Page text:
Jacobson, TorWaldenström, Daniel
    House prices, stock returns, national accounts and the Riksband balance sheet 1620-20122014Collection (editor) (Other academic)
  • 165.
    Edvinsson, Rodney
    et al.
    Stockholm University, Faculty of Social Sciences, Department of Economic History.
    Jacobson, Tor
    Waldenström, Daniel
    Introduction2018In: Sveriges Riksbank and the History of Central Banking / [ed] Rodney Edvinsson, Tor Jacobson, Daniel Waldenström, Cambridge: Cambridge University Press, 2018, p. 1-25Chapter in book (Refereed)
  • 166.
    Edvinsson, Rodney
    et al.
    Stockholm University, Faculty of Social Sciences, Department of Economic History.
    Jacobson, Tor
    Waldenström, Daniel
    Introduction to Historical Monetary and Financial Statistics for Sweden, Volume II: House Prices, Stock Returns, National Accounts, and the Riksbank Balance Sheet, 1620–20122014In: House prices, stock returns, national accounts and the Riksband balance sheet 1620-2012: / [ed] Rodney Edvinsson, Tor Jacobson, Daniel Waldenström, Stockholm: Ekerlids förlag, 2014, p. 9-25Chapter in book (Other academic)
  • 167.
    Edvinsson, Rodney
    et al.
    Stockholm University, Faculty of Social Sciences, Department of Economic History.
    Leijonhufvud, Lotta
    Stockholm University, Faculty of Social Sciences, Department of Economic History.
    Söderberg, Johan
    Stockholm University, Faculty of Social Sciences, Department of Economic History.
    Väder, skördar och priser i Sverige2009In: Agrarhistoria på många sätt: 28 studier om människan och jorden. Festskrift till Janken Myrdal på hans 60-årsdag / [ed] Liljewall, Britt, Iréne A. Flygare, Ulrich Lange, Lars Ljunggren, Johan Söderberg, Stockholm: Kungl. Skogs- och lantbruksakademien , 2009, 1, p. 115-136Chapter in book (Other academic)
  • 168.
    Edvinsson, Rodney
    et al.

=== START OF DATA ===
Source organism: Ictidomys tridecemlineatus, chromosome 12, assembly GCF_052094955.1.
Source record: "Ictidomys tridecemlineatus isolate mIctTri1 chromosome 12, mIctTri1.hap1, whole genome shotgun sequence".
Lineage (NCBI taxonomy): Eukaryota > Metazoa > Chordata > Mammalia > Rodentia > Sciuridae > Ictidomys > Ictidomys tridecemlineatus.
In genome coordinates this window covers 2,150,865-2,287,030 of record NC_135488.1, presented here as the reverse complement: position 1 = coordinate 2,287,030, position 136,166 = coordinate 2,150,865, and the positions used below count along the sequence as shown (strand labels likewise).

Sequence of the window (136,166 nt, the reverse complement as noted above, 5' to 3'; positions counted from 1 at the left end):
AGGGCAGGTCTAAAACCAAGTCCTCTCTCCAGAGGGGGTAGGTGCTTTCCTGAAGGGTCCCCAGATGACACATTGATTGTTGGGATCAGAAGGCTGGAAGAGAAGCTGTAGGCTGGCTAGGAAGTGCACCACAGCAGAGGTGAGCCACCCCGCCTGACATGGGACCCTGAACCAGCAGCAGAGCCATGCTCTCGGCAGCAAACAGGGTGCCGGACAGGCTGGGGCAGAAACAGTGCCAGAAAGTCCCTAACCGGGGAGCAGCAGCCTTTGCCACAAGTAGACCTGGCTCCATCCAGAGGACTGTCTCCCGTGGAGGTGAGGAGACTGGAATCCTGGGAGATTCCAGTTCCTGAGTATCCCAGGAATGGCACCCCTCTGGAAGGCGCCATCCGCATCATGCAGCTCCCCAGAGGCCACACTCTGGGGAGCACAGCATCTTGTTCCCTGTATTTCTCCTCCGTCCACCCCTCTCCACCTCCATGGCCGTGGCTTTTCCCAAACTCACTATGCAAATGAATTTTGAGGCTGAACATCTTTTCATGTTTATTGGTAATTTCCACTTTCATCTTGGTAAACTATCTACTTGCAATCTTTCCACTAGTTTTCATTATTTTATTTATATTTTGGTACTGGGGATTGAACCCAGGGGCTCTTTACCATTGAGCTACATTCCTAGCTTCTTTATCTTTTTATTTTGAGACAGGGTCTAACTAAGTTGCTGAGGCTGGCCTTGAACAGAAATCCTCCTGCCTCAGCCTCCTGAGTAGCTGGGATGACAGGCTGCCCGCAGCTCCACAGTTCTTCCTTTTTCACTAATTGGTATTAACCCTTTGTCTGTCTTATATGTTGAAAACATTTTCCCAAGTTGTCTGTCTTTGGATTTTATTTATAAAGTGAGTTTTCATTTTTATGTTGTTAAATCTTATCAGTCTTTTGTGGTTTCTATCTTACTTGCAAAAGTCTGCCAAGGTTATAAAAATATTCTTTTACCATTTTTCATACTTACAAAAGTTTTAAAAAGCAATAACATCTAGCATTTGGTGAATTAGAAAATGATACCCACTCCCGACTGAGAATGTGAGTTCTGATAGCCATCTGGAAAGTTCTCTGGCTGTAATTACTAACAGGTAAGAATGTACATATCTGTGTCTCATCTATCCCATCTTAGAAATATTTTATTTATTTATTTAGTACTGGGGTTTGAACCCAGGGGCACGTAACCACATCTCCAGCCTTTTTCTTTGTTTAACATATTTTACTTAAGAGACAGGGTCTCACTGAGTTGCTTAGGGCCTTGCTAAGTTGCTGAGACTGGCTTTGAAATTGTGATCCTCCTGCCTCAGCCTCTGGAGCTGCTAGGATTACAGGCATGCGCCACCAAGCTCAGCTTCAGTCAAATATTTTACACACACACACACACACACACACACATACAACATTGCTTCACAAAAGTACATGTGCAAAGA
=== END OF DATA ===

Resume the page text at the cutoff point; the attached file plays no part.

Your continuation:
Stockholm University, Faculty of Social Sciences, Department of Economic History. Uppsala University, Sweden.
    Nordlund Edvinsson, Therese
    Stockholm University, Faculty of Humanities, Department of History.
    Explaining the Swedish ‘housewife era’ of 1930–1970: joint utility maximisation or renewed patriarchy?2017In: Scandinavian Economic History Review, ISSN 0358-5522, E-ISSN 1750-2837, Vol. 65, no 2, p. 169-188Article in journal (Refereed)
    Abstract [en]

    This study shows that the Swedish ‘housewife era’ roughly occurred in 1930–1970. During the 1950s, the ratio of women’s worked hours to men’s worked hours reached a low point. In the early 1970s, it rose to above 50%. We argue that models of joint utility maximisation, assuming equal gender power relations unrestrained by cultural and institutional settings, cannot alone explain this era. The two principal structural mechanisms behind the rise of the breadwinner household were the decline of the farm household and the increased proportion of married women. Both weakened the bargaining position of women. Three results in our study weaken the claims of the joint utility maximisation model. Firstly, marriage was much more important than motherhood in determining the probability of women’s labour force participation, although the age of the child is then not taken into account. Secondly, the labour force participation of married women was similar across different social strata outside of the farm and top income households, indicating a prevalent capitalist patriarchal structure. Thirdly, women’s leisure was valued less than men’s, demonstrating that the preferences of the husband were prioritised over those of the wife.

  • 169.
    Edvinsson, Rodney
    et al.
    Stockholm University, Faculty of Social Sciences, Department of Economic History.
    Nordlund Edvinsson, Therese